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Herman, Michael (1911–03 May 1996), and Mary Ann Herman (1912–24 March 1992), folk music and folk dance teachers, were born into urban immigrant communities in Cleveland, Ohio, and New York City, respectively. Little is known about Michael's early life, except that he was of Ukrainian descent. Mary Ann Bodnar, the daughter of Matwey and Anna Bodnar, grew up in a New York City ghetto that reflected a melding of many different cultures. She attended a Ukrainian neighborhood school. After graduating from James Monroe High School, she attended several colleges in the New York area but never received a degree. She became a dancing performer in her neighborhood Ukrainian folk group and launched her folk dance teaching career at the YMCA....

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Hommann, Charles (25 July 1803–?), musician, teacher, and composer, was born in Philadelphia, Pennsylvania, the son of John C. Hommann, a musician, and Constantia (maiden name unknown). Hommann grew up in a home in which string music and German chamber music flourished. His father was a violinist, and his elder brother John C. Hommann, Jr., played the violin and cello. Hommann’s elder sister Constantia married ...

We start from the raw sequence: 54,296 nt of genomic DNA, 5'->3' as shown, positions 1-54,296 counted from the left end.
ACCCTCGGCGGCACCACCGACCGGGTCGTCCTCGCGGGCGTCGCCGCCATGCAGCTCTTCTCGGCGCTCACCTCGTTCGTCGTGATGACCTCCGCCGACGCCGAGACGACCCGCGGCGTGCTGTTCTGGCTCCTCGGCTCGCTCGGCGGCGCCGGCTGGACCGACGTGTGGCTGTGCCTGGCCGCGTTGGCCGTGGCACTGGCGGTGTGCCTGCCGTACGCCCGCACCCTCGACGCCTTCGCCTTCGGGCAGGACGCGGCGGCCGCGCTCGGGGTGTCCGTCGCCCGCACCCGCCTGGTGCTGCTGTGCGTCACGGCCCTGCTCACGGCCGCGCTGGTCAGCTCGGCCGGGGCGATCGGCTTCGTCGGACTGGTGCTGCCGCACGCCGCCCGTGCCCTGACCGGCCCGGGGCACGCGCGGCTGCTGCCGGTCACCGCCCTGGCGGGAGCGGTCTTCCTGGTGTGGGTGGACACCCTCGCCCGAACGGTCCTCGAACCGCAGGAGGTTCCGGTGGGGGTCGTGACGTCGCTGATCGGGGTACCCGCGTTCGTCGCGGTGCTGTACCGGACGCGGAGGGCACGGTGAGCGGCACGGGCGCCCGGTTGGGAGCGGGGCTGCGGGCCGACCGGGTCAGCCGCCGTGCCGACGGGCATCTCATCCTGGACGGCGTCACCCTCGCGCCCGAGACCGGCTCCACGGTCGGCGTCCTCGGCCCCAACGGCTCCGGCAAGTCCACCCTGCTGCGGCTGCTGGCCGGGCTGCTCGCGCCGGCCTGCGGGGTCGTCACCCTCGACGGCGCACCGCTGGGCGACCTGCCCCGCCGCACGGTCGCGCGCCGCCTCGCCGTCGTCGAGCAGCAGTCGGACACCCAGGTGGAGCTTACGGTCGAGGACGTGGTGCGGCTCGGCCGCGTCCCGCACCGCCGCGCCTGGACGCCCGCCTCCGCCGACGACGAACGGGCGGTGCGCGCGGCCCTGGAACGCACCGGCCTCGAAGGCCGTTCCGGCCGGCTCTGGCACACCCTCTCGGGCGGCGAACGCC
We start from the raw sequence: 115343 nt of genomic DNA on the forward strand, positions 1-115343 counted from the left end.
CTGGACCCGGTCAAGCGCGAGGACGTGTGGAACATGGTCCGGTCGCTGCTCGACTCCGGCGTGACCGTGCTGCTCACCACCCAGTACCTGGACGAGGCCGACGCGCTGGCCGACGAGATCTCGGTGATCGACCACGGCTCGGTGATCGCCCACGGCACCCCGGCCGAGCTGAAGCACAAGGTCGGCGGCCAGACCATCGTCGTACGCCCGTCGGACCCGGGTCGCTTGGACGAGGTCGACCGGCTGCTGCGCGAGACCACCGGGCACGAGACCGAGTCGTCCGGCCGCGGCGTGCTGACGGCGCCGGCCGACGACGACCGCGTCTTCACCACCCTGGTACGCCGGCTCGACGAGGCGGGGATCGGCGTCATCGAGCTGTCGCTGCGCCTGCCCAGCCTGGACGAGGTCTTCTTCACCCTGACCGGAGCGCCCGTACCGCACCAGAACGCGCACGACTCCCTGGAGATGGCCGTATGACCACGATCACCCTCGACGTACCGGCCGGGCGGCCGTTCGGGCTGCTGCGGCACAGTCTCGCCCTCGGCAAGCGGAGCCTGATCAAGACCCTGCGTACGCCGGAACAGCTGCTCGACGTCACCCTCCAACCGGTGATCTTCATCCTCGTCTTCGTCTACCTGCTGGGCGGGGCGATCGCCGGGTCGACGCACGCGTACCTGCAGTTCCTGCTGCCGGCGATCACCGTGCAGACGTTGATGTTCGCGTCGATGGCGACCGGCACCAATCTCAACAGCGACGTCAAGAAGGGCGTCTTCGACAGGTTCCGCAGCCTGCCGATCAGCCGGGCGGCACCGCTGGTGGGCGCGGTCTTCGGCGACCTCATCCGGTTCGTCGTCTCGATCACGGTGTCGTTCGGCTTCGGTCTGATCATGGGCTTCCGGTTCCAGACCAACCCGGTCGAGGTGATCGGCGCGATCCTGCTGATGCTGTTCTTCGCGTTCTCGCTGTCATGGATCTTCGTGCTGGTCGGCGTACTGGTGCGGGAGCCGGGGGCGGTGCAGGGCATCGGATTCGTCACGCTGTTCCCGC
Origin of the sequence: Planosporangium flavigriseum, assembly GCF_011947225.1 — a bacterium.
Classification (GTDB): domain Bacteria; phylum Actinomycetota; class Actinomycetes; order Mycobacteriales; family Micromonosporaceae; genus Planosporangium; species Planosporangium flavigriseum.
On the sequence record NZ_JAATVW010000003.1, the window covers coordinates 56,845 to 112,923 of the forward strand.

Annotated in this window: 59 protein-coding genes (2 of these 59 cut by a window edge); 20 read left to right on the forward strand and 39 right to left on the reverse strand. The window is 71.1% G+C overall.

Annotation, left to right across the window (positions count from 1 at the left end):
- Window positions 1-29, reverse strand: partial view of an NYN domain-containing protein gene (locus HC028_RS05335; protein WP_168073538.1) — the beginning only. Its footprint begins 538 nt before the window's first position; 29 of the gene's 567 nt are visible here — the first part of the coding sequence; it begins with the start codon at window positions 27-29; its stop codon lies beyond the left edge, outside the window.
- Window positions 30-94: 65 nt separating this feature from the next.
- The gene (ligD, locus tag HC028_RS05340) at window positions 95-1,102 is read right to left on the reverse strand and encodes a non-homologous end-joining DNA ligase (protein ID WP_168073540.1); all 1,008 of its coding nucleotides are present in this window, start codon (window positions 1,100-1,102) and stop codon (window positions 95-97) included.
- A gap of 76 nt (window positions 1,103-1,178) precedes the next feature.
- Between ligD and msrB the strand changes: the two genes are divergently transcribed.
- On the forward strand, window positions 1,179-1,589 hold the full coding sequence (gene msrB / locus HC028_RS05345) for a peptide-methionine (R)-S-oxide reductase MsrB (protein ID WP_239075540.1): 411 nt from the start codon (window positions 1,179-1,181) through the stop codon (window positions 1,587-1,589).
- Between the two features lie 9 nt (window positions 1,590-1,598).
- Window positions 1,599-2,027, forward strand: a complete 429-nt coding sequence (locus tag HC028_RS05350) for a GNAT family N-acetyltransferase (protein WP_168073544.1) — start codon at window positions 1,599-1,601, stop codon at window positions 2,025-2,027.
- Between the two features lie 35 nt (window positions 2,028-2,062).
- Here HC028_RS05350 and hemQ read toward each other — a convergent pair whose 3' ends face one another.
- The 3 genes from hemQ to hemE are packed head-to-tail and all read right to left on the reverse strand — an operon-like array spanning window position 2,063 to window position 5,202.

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Hughes, Revella Eudosia (02 July 1895–24 October 1987), musician, singer, and educator, was born in Huntington, West Virginia, the daughter of George W. Hughes, a postman, and Annie B. (maiden name unknown), a piano teacher and seamstress. At age five Hughes began studying piano with her mother and, at eight or nine, violin with a musician friend of her father’s. She attended Huntington’s segregated public schools. Disturbed when Hughes was racially harassed, her parents sent her to Hartshorn Memorial College (later part of Virginia Union University) in Richmond, which she attended from 1909 to 1911, graduating with a degree in music and elementary studies. She attended Oberlin High and Conservatory, graduating in 1915. In 1917 she earned a bachelor of music in piano from Howard’s Conservatory of Music, where she studied piano with LeRoy Tibbs and voice with conservatory director ...

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Johns, Clayton (24 November 1857–05 March 1932), composer, pianist, and teacher, was born in New Castle, Delaware, the son of James McCalmont Johns and Eliza Hopkins. Clayton received his early education at public and private schools in Delaware, including Rugby Academy in Wilmington. While his tradition-bound family envisioned for him a career in law or the clergy, he wished to pursue music. He compromised by studying architecture in Philadelphia (c. 1875–1879). He then moved to Boston to study at the Massachusetts Institute of Technology but after hearing the Boston Symphony Orchestra, decided on music after all. He studied composition at Harvard University with ...